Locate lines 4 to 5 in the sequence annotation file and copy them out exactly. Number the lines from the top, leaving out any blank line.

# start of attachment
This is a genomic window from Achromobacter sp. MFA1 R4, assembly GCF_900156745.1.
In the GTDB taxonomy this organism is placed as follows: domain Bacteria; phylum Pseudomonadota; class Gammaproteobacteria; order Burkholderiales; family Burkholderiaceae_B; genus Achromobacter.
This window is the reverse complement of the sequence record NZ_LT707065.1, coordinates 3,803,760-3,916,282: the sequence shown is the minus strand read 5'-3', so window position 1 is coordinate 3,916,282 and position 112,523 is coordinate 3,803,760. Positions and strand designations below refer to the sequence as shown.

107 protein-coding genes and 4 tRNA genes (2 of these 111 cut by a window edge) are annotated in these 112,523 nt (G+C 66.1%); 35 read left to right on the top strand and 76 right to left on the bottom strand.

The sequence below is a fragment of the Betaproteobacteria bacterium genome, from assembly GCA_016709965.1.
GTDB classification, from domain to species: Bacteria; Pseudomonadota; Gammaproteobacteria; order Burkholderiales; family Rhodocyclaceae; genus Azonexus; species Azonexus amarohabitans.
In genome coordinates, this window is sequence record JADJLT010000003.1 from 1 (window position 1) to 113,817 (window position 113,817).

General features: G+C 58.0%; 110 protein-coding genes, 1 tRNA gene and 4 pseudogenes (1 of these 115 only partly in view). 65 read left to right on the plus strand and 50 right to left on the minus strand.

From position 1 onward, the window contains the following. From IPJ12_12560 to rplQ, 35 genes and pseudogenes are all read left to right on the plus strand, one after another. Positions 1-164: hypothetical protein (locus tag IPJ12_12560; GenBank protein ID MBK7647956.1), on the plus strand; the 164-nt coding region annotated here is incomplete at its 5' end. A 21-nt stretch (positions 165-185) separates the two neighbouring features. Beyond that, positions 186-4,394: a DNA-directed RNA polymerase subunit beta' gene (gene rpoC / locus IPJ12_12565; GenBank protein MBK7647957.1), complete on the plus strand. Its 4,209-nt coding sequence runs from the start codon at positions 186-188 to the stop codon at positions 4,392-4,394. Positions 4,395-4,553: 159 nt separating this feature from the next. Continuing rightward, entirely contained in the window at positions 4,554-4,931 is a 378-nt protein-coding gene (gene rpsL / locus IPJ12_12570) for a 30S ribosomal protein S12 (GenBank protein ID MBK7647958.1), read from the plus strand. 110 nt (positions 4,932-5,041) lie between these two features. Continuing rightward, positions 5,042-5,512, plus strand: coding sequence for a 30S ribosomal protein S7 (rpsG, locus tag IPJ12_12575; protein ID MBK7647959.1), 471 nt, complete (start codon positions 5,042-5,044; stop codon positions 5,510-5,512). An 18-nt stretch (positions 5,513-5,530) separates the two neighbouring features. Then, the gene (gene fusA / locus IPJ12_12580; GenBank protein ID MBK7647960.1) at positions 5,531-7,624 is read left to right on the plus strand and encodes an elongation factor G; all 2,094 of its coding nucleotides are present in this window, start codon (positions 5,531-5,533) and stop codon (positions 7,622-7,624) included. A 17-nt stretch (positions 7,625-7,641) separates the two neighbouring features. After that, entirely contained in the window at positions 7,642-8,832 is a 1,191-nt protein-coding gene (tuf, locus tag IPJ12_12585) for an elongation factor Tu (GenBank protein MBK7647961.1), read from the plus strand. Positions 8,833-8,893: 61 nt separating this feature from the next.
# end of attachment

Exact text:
107 protein-coding genes and 4 tRNA genes (2 of these 111 cut by a window edge) are annotated in these 112,523 nt (G+C 66.1%); 35 read left to right on the top strand and 76 right to left on the bottom strand.

The sequence below is a fragment of the Betaproteobacteria bacterium genome, from assembly GCA_016709965.1.